Neural System Beats Brain by 200x! Meet the Giant with 1152 Loihi 2 Chips

Neural System

On April 17th, local time, the chip manufacturing giant Intel announced it has created the world’s largest neuromorphic system, featuring a staggering 11.5 billion neurons and 128 trillion synapses, with speeds reaching up to 200 times faster than a human brain.

Nicknamed “Hala Point,” this monumental neuromorphic system was initially deployed at Sandia National Laboratories. It uses Intel’s Loihi 2 processors and is designed to support research in future brain-like artificial intelligence (AI) and address challenges related to the efficiency and sustainability of current AI technologies.

Neural System Growth

Hala Point advances Intel’s first-generation large-scale research system, Pohoiki Springs, with architectural improvements leading to over a tenfold increase in neuron capacity and an up to twelvefold improvement in performance.

Mike Davies, director of Intel’s Neuromorphic Computing Lab, commented: “The computational cost of today’s AI models is growing at an unsustainable pace. The industry needs scalable new methods. For this reason, we developed Hala Point, combining deep learning efficiency with novel, brain-like learning and optimization capabilities. We hope that research with Hala Point will enhance the efficiency and adaptability of large-scale AI technology.”

Hala Point: Integrating 1152 Loihi 2 Chips and Over 2300 Embedded x86 Processors

Under the hood, Hala Point is powered by the Loihi 2 neuromorphic processor, which applies principles of brain-like computing such as asynchronous, event-driven spiking neural networks (SNNs), integrated memory and computation, as well as sparse and dynamic connectivity to achieve orders of magnitude improvements in power efficiency and performance. Neurons communicate directly with each other, bypassing memory, and hence reducing overall power consumption.

△Loihi 2 Chip
Loihi 2 Chip

Loihi 2 is crafted using Intel’s 4-process technology, has a core area of 31mm², and integrates 128 Neuromorphic Cores (each with a 192KB cache) and six low-power Intel x86 cores. Thanks to significant advancements in processing technology, Loihi 2 supports up to one million neurons, 7.8 times more than its predecessor, albeit with a slight reduction in the number of synapses to 1.2 trillion. It can allocate up to 4096 state variables, depending on the neural model requirements. These enhancements have enabled Loihi to process information ten times faster than the first-generation chip.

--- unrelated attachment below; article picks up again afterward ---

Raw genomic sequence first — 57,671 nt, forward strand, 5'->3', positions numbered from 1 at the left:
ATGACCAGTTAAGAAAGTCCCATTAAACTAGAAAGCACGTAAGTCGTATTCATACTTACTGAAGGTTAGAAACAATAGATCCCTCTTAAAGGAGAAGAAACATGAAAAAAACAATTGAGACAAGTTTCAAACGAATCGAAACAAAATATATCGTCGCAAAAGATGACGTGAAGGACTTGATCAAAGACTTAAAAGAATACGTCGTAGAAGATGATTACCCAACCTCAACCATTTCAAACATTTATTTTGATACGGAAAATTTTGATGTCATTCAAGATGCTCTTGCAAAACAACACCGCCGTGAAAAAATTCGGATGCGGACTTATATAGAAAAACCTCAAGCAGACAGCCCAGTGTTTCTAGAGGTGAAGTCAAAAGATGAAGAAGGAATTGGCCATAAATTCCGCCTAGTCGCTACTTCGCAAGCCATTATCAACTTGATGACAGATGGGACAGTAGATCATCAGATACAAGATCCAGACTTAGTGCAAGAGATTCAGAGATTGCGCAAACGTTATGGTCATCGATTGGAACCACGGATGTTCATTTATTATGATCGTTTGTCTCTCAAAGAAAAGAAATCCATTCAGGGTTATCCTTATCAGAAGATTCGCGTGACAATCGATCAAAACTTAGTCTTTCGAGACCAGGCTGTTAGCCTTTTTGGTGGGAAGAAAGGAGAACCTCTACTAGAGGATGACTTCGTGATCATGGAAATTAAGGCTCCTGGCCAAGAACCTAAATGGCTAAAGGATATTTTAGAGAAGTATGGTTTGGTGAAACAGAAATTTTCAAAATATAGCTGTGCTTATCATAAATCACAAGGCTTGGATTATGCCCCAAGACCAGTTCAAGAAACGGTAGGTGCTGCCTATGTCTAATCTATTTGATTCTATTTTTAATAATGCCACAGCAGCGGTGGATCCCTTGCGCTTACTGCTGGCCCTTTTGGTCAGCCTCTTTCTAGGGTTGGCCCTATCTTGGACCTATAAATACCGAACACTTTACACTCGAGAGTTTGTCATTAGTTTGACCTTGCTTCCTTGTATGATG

Hala Point Prototype

Hala Point houses 1152 Loihi 2 processors, built on Intel’s 4 node process, in a six-rack unit data center cabinet about the size of a microwave oven. The system supports up to 11.5 billion neurons and 128 trillion synapses distributed across 140,544 neuromorphic processing cores and maxes out at an energy consumption of 2,600 watts. It also includes over 2,300 embedded x86 processors for auxiliary computations.

Hala Point System

Hala Point integrates processing, memory, and communication channels into a massively parallelized structure, delivering a total of 16 PB/s of memory bandwidth, 3.5 PB/s of core-to-core communication bandwidth, and 5 TB/s of interchip communication bandwidth. This system can handle over 3.8 quadrillion 8-bit synaptic operations per second and over 2.4 quadrillion neuron operations per second.

For biomimetic spiking neural network models, the Hala Point system can operate at its full 11.5 billion neuron capacity at speeds 20 times faster than the human brain, and at lower capacities, it can reach speeds up to 200 times faster. While not intended for neuroscience modeling, the neuron count of Hala Point roughly equates to that of an owl monkey’s cortical brain.

Loihi-based systems can perform AI inference and solve optimization problems with 100 times more energy efficiency and 50 times the speed compared to traditional CPU and GPU architectures. Early results suggest that by leveraging up to a 10:1 ratio of sparse connections and event-driven activity, Hala Point can achieve up to 15 TOPS/W of deep neural network efficiency without needing to batch input data – a common optimization in GPUs that can significantly delay the processing of real-time arriving data, such as video from cameras. While still under research, future continuously learning neuromorphic LLMs could conserve gigawatt-hours of energy by eliminating the need for periodic retraining on ever-growing datasets.